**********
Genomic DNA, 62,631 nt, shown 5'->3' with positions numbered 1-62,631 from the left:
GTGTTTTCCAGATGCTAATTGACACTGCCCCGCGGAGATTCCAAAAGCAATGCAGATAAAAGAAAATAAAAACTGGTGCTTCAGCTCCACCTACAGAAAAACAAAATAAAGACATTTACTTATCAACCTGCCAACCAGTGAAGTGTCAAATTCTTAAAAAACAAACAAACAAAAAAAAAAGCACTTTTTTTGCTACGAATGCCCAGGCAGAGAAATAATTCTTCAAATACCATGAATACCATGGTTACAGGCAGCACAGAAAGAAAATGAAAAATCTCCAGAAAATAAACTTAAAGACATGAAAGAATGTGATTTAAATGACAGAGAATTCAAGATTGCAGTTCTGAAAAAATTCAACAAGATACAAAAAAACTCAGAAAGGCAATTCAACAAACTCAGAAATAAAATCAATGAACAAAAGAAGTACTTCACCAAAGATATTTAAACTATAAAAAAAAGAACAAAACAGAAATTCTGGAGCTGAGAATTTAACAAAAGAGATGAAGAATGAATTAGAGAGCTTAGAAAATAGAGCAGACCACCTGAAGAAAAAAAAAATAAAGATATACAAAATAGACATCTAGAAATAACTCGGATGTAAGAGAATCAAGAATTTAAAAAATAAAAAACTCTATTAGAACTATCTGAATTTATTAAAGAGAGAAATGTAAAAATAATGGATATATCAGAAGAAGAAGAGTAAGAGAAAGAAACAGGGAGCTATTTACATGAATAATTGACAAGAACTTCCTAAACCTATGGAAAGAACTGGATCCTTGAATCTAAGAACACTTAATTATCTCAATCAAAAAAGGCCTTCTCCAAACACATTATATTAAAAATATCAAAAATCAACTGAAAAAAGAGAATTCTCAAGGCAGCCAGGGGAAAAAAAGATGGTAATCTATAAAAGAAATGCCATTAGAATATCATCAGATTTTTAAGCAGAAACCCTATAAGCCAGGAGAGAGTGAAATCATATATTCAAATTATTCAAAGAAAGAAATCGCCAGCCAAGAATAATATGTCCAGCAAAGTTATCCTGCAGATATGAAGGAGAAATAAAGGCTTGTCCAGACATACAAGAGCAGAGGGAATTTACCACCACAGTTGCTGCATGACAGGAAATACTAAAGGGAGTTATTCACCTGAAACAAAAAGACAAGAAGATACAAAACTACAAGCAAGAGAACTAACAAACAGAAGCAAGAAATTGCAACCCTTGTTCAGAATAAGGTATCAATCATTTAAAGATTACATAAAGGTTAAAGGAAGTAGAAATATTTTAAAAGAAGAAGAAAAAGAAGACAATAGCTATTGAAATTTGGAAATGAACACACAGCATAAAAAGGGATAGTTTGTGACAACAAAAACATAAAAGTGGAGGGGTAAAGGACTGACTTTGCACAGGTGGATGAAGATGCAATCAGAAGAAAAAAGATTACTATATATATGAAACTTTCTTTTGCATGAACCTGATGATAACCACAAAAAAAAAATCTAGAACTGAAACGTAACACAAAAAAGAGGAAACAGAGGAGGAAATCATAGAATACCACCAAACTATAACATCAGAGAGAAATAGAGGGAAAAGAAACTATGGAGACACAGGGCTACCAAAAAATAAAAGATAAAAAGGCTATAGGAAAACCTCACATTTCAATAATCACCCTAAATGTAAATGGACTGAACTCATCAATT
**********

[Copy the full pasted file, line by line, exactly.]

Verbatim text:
Genomic DNA, 62,631 nt, shown 5'->3' with positions numbered 1-62,631 from the left:
GTGTTTTCCAGATGCTAATTGACACTGCCCCGCGGAGATTCCAAAAGCAATGCAGATAAAAGAAAATAAAAACTGGTGCTTCAGCTCCACCTACAGAAAAACAAAATAAAGACATTTACTTATCAACCTGCCAACCAGTGAAGTGTCAAATTCTTAAAAAACAAACAAACAAAAAAAAAAGCACTTTTTTTGCTACGAATGCCCAGGCAGAGAAATAATTCTTCAAATACCATGAATACCATGGTTACAGGCAGCACAGAAAGAAAATGAAAAATCTCCAGAAAATAAACTTAAAGACATGAAAGAATGTGATTTAAATGACAGAGAATTCAAGATTGCAGTTCTGAAAAAATTCAACAAGATACAAAAAAACTCAGAAAGGCAATTCAACAAACTCAGAAATAAAATCAATGAACAAAAGAAGTACTTCACCAAAGATATTTAAACTATAAAAAAAAGAACAAAACAGAAATTCTGGAGCTGAGAATTTAACAAAAGAGATGAAGAATGAATTAGAGAGCTTAGAAAATAGAGCAGACCACCTGAAGAAAAAAAAAATAAAGATATACAAAATAGACATCTAGAAATAACTCGGATGTAAGAGAATCAAGAATTTAAAAAATAAAAAACTCTATTAGAACTATCTGAATTTATTAAAGAGAGAAATGTAAAAATAATGGATATATCAGAAGAAGAAGAGTAAGAGAAAGAAACAGGGAGCTATTTACATGAATAATTGACAAGAACTTCCTAAACCTATGGAAAGAACTGGATCCTTGAATCTAAGAACACTTAATTATCTCAATCAAAAAAGGCCTTCTCCAAACACATTATATTAAAAATATCAAAAATCAACTGAAAAAAGAGAATTCTCAAGGCAGCCAGGGGAAAAAAAGATGGTAATCTATAAAAGAAATGCCATTAGAATATCATCAGATTTTTAAGCAGAAACCCTATAAGCCAGGAGAGAGTGAAATCATATATTCAAATTATTCAAAGAAAGAAATCGCCAGCCAAGAATAATATGTCCAGCAAAGTTATCCTGCAGATATGAAGGAGAAATAAAGGCTTGTCCAGACATACAAGAGCAGAGGGAATTTACCACCACAGTTGCTGCATGACAGGAAATACTAAAGGGAGTTATTCACCTGAAACAAAAAGACAAGAAGATACAAAACTACAAGCAAGAGAACTAACAAACAGAAGCAAGAAATTGCAACCCTTGTTCAGAATAAGGTATCAATCATTTAAAGATTACATAAAGGTTAAAGGAAGTAGAAATATTTTAAAAGAAGAAGAAAAAGAAGACAATAGCTATTGAAATTTGGAAATGAACACACAGCATAAAAAGGGATAGTTTGTGACAACAAAAACATAAAAGTGGAGGGGTAAAGGACTGACTTTGCACAGGTGGATGAAGATGCAATCAGAAGAAAAAAGATTACTATATATATGAAACTTTCTTTTGCATGAACCTGATGATAACCACAAAAAAAAAATCTAGAACTGAAACGTAACACAAAAAAGAGGAAACAGAGGAGGAAATCATAGAATACCACCAAACTATAACATCAGAGAGAAATAGAGGGAAAAGAAACTATGGAGACACAGGGCTACCAAAAAATAAAAGATAAAAAGGCTATAGGAAAACCTCACATTTCAATAATCACCCTAAATGTAAATGGACTGAACTCATCAATT